- Students with multiple disabilities (GEM) at School No. 29 will move to Mary McLeod Bethune School No. 45 as a K-8 program.
- Current PreK, 6th, and 8th-grade students at Wilson Foundation Academy will participate in the traditional school choice process.
- Current 7th-grade students will attend a school in their zone. (Excludes students at Northwest, East Lower, School of the Arts, and World of Inquiry School No. 58)
- Current 8th-grade students will participate in the traditional school choice process.
- Current 9th-11th-grade students in closing schools will participate in a special lottery to select a new school.
- NorthSTAR Program students will move to the Franklin Campus.
"It's not about sometimes the money, it's about the actual delivery of service and the capacity to deliver service," Peluso told school board members, referring to staffing and transportation but not providing specifics on the costs and savings behind his plan. "We've got to streamline that to help us deliver high-quality service."
School board members appeared initially receptive, if cautiously so.
“We need to upgrade this district,” said board member Ricardo Adams. “We’re just out of compliance with a lot of stuff, man. And I totally support this transition. I know it's gonna be difficult. We're gonna get a lot of pushback. My email is probably starting to fill up right now. But I just want the community to look at the why, and know that this is actually an upgrade.”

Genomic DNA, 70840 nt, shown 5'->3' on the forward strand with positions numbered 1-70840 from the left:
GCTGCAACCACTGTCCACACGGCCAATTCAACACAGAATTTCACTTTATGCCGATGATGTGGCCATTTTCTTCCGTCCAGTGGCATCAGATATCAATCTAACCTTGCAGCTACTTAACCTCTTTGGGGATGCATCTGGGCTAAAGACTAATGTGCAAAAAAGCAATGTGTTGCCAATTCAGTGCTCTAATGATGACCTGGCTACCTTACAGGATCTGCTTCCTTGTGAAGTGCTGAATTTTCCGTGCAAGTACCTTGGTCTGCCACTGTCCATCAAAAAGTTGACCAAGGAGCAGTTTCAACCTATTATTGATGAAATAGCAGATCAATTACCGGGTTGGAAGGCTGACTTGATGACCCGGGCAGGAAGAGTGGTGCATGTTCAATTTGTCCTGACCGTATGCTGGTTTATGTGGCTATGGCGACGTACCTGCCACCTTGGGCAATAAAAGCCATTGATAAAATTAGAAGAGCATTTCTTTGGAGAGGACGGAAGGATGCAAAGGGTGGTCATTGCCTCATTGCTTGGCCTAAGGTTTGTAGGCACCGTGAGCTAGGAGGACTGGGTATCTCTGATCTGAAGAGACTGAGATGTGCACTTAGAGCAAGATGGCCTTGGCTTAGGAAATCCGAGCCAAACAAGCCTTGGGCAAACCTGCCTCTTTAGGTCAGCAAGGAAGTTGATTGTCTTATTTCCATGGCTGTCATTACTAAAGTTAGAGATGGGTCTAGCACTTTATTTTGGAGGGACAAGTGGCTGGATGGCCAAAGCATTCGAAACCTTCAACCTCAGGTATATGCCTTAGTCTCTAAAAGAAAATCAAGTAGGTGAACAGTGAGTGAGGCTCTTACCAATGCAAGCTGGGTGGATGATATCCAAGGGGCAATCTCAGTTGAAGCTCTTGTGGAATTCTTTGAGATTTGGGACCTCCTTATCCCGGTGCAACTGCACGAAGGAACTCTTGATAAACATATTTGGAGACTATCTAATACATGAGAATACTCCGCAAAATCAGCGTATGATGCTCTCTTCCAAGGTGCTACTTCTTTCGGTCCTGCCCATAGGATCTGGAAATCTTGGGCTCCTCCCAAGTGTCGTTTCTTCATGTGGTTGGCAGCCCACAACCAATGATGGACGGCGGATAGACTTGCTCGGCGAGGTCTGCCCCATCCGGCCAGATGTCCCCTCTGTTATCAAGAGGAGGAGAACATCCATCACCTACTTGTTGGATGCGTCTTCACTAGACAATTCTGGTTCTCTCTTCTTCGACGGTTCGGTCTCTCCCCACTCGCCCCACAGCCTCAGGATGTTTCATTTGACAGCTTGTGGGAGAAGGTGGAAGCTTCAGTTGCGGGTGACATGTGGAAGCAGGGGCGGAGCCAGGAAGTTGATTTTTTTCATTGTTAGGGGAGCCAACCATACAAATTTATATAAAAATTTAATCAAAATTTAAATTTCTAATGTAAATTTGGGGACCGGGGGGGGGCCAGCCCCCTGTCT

School board vice president Beatriz LeBron noted she has been through school closures as a parent and described the experience as “horrific.” Families have to be well-informed and told in a humane way, she said, because regardless of the reasons why reconfiguration has to happen, it will be life-altering to the people affected.
“Change is hard,” said board member Camille Simmons. “And it's not comfortable. And when we talk about raising expectations and breaking barriers ... about making those type of adjustments to do that, you have to lean in and go through the discomfort of that, and I believe that's the place that we're in.”
Peluso met with building principals and union leaders on Tuesday, and said he has briefed lawmakers and Mayor Malik Evans. Emails, robocalls and texts went out to affected families Tuesday evening, he said. And he plans to hold sessions with affected school communities over the next month.
Mass layoffs unlikely
Also affected in all of this are teachers and staff. But Peluso said that transition might not be as difficult as it appears.
"We're gonna run the numbers," he said. "And once we start to look at (those), we'll be able to give a better sense, but I believe through vacancies, attrition, retirements, we'll be able to absorb most of these positions."
Rochester Teachers Association President Adam Urbanski said on Wednesday that Peluso called a meeting with union representatives about an hour before the announcement.